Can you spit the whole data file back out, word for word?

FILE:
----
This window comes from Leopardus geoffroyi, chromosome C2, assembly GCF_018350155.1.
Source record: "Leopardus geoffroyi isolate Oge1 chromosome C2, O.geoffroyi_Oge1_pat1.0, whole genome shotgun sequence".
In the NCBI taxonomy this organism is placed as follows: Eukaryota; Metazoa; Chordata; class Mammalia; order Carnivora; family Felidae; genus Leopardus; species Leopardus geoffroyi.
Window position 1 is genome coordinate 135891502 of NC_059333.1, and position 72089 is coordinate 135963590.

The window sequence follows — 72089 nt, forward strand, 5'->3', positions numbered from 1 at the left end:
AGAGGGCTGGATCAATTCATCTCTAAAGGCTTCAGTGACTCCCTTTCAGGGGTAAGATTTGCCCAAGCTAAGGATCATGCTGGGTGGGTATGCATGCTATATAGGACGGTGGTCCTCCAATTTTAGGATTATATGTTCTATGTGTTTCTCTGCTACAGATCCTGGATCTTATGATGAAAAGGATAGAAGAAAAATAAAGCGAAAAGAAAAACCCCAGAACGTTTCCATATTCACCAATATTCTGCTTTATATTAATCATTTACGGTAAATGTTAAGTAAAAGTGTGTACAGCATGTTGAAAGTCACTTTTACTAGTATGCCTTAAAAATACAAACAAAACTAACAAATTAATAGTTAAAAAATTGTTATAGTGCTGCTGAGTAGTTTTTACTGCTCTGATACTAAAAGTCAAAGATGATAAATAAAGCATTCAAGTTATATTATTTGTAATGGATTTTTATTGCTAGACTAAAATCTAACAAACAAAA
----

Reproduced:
This window comes from Leopardus geoffroyi, chromosome C2, assembly GCF_018350155.1.
Source record: "Leopardus geoffroyi isolate Oge1 chromosome C2, O.geoffroyi_Oge1_pat1.0, whole genome shotgun sequence".
In the NCBI taxonomy this organism is placed as follows: Eukaryota; Metazoa; Chordata; class Mammalia; order Carnivora; family Felidae; genus Leopardus; species Leopardus geoffroyi.
Window position 1 is genome coordinate 135891502 of NC_059333.1, and position 72089 is coordinate 135963590.

The window sequence follows — 72089 nt, forward strand, 5'->3', positions numbered from 1 at the left end:
AGAGGGCTGGATCAATTCATCTCTAAAGGCTTCAGTGACTCCCTTTCAGGGGTAAGATTTGCCCAAGCTAAGGATCATGCTGGGTGGGTATGCATGCTATATAGGACGGTGGTCCTCCAATTTTAGGATTATATGTTCTATGTGTTTCTCTGCTACAGATCCTGGATCTTATGATGAAAAGGATAGAAGAAAAATAAAGCGAAAAGAAAAACCCCAGAACGTTTCCATATTCACCAATATTCTGCTTTATATTAATCATTTACGGTAAATGTTAAGTAAAAGTGTGTACAGCATGTTGAAAGTCACTTTTACTAGTATGCCTTAAAAATACAAACAAAACTAACAAATTAATAGTTAAAAAATTGTTATAGTGCTGCTGAGTAGTTTTTACTGCTCTGATACTAAAAGTCAAAGATGATAAATAAAGCATTCAAGTTATATTATTTGTAATGGATTTTTATTGCTAGACTAAAATCTAACAAACAAAA